Cite this

Ganio, M. S., Schlader, Z. J., Pearson, J., Lucas, R. A. I., Gagnon, D., Rivas, E., ... Crandall, C. G. (2015). Nongrafted Skin Area Best Predicts Exercise Core Temperature Responses in Burned Humans. Medicine and Science in Sports and Exercise, 47(10), 2224-2232. https://doi.org/10.1249/MSS.0000000000000655

Nongrafted Skin Area Best Predicts Exercise Core Temperature Responses in Burned Humans. / Ganio, Matthew S.; Schlader, Zachary J.; Pearson, James; Lucas, Rebekah A I; Gagnon, Daniel; Rivas, Eric; Kowalske, Karen J.; Crandall, Craig G.

In: Medicine and Science in Sports and Exercise, Vol. 47, No. 10, 19.10.2015, p. 2224-2232.

Research output: Contribution to journalArticle

Ganio, MS, Schlader, ZJ, Pearson, J, Lucas, RAI, Gagnon, D, Rivas, E, Kowalske, KJ & Crandall, CG 2015, 'Nongrafted Skin Area Best Predicts Exercise Core Temperature Responses in Burned Humans', Medicine and Science in Sports and Exercise, vol. 47, no. 10, pp. 2224-2232. https://doi.org/10.1249/MSS.0000000000000655
Ganio, Matthew S. ; Schlader, Zachary J. ; Pearson, James ; Lucas, Rebekah A I ; Gagnon, Daniel ; Rivas, Eric ; Kowalske, Karen J. ; Crandall, Craig G. / Nongrafted Skin Area Best Predicts Exercise Core Temperature Responses in Burned Humans. In: Medicine and Science in Sports and Exercise. 2015 ; Vol. 47, No. 10. pp. 2224-2232.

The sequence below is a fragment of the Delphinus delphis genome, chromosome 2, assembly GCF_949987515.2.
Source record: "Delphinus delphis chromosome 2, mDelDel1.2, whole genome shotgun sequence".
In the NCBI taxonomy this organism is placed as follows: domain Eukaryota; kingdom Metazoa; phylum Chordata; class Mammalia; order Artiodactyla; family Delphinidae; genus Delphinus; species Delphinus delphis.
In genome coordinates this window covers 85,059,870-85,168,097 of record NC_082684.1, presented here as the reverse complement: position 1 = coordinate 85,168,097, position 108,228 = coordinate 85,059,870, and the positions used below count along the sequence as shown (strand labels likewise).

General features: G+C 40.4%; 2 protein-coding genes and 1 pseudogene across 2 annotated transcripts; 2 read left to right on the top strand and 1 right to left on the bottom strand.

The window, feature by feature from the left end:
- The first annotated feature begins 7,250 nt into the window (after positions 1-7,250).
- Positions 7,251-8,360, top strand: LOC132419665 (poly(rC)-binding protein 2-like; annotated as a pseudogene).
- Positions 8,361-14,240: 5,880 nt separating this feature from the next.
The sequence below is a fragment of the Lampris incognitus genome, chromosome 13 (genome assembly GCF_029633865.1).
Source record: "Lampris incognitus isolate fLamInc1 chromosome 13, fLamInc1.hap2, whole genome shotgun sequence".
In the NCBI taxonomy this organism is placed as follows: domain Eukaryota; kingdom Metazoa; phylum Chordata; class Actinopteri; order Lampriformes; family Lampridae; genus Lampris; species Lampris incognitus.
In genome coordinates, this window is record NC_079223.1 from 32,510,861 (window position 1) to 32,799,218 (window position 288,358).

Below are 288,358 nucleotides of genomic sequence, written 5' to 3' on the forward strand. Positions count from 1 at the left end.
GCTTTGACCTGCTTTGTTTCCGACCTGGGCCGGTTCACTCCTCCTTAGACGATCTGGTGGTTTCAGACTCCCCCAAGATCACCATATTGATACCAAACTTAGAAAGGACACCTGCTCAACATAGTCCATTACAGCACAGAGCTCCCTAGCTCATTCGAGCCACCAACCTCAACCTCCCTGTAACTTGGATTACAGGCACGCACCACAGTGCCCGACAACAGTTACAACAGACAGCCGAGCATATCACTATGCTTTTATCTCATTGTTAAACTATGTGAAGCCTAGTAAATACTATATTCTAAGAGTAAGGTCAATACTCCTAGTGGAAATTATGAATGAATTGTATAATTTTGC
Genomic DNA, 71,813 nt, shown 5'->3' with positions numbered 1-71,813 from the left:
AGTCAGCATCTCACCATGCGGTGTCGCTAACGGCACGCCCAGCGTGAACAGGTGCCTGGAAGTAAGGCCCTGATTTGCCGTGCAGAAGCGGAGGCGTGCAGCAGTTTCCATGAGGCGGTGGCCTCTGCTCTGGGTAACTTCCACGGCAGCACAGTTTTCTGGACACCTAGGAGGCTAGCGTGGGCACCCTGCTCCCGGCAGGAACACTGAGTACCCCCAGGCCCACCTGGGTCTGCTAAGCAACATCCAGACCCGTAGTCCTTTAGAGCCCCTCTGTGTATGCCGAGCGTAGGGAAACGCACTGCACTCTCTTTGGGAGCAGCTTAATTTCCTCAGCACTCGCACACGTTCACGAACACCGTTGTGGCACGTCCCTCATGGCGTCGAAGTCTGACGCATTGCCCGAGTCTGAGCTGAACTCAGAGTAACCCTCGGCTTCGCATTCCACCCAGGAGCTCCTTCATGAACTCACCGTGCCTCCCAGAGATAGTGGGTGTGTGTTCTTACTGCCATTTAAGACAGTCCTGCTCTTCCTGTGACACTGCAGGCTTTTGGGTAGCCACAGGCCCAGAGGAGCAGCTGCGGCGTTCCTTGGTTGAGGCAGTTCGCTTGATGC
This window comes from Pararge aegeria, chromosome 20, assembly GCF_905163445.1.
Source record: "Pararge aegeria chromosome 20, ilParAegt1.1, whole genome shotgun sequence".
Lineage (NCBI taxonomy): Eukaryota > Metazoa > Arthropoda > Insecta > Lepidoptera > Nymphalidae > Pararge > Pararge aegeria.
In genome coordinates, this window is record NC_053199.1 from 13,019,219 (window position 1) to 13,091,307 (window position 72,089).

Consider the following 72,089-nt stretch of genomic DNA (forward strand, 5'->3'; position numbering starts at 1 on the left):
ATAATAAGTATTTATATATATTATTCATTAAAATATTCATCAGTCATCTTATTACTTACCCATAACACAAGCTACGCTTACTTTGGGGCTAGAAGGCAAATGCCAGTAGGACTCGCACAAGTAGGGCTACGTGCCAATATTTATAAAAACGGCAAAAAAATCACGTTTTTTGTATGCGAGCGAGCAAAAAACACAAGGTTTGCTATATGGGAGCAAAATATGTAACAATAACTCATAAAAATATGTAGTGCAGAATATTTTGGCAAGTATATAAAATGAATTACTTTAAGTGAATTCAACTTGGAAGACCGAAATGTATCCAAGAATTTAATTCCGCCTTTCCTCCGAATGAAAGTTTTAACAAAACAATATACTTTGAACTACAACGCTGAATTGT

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abstract = "Grafted skin impairs heat dissipation, but it is unknown to what extent this affects body temperature during exercise in the heat. Purpose We examined core body temperature responses during exercise in the heat in a group of individuals with a large range of grafts covering their body surface area (BSA; 0{\%}-75{\%}). Methods Forty-three individuals (19 females) were stratified into groups based on BSA grafted: control (0{\%} grafted, n = 9), 17{\%}-40{\%} (n = 19), and >40{\%} (n = 15). Subjects exercised at a fixed rate of metabolic heat production (339 ± 70 W; 4.3 ± 0.8 W·kg-1) in an environmental chamber set at 40°C, 30{\%} relative humidity for 90 min or until exhaustion (n = 8). Whole-body sweat rate and core temperatures were measured. Results Whole-body sweat rates were similar between the groups (control: 14.7 ± 3.4 mL·min-1, 17{\%}-40{\%}: 12.6 ± 4.0 mL·min-1; and >40{\%}: 11.7 ± 4.4 mL·min-1; P > 0.05), but the increase in core temperature at the end of exercise in the >40{\%} BSA grafted group (1.6°C ± 0.5°C) was greater than the 17{\%}-40{\%} (1.2°C ± 0.3°C) and control (0.9°C ± 0.2°C) groups (P < 0.05). Absolute BSA of nongrafted skin (expressed in square meters) was the strongest independent predictor of the core temperature increase (r2 = 0.41). When regrouping all subjects, individuals with the lowest BSA of nongrafted skin (<1.0 m2) had greater increases in core temperature (1.6°C ± 0.5°C) than those with more than 1.5 m2 nongrafted skin (1.0°C ± 0.3°C; P < 0.05). Conclusions These data imply that individuals with grafted skin have greater increases in core temperature when exercising in the heat and that the magnitude of this increase is best explained by the amount of nongrafted skin available for heat dissipation.",